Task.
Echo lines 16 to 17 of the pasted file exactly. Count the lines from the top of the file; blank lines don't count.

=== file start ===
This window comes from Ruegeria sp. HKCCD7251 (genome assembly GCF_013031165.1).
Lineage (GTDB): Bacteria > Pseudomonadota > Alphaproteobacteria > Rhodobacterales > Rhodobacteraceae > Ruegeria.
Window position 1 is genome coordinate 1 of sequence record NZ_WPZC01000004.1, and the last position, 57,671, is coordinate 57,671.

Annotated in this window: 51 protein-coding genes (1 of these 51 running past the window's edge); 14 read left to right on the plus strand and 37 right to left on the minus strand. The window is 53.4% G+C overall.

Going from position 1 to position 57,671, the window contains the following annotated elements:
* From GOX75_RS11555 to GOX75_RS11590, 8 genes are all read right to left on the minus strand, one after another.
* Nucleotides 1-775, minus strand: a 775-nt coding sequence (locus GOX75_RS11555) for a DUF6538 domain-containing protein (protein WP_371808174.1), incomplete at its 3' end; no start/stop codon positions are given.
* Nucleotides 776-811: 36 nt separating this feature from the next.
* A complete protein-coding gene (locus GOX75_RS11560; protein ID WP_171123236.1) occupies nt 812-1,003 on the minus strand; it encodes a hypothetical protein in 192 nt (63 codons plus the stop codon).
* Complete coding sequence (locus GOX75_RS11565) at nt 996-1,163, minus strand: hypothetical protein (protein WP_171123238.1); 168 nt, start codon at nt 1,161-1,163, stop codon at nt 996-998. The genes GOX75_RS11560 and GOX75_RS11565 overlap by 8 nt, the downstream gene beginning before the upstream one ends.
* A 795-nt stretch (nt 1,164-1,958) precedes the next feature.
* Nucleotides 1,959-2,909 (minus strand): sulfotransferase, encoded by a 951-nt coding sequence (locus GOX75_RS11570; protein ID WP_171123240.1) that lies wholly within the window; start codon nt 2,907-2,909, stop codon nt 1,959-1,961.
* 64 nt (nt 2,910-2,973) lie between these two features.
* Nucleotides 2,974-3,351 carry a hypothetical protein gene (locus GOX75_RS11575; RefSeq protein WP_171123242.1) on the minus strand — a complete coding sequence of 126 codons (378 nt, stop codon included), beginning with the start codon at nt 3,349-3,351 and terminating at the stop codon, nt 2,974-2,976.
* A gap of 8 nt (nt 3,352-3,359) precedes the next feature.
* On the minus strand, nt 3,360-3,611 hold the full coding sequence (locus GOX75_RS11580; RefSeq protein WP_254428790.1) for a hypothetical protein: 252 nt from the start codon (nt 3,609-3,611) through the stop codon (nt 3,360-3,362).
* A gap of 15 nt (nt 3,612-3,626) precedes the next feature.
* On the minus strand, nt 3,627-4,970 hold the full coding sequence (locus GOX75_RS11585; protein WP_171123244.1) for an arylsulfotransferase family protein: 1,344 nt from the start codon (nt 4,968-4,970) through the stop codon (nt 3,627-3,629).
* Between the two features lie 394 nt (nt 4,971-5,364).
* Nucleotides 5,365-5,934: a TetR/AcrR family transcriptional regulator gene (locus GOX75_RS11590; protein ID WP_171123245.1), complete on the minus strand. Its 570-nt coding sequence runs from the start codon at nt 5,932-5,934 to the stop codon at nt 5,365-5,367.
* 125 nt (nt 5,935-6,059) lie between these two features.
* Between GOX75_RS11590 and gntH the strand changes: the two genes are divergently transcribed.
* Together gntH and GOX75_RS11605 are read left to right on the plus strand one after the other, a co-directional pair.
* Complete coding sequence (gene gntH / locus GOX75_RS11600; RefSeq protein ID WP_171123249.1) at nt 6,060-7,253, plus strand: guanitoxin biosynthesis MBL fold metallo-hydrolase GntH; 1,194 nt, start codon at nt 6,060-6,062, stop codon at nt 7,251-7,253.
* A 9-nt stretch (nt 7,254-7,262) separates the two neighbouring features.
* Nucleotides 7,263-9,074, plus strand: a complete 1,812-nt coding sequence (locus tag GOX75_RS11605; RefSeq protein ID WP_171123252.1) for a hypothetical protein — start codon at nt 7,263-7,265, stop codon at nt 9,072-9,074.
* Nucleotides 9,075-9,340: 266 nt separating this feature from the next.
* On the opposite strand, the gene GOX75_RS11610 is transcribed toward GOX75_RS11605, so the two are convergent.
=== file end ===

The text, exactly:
* On the minus strand, nt 3,360-3,611 hold the full coding sequence (locus GOX75_RS11580; RefSeq protein WP_254428790.1) for a hypothetical protein: 252 nt from the start codon (nt 3,609-3,611) through the stop codon (nt 3,360-3,362).
* A gap of 15 nt (nt 3,612-3,626) precedes the next feature.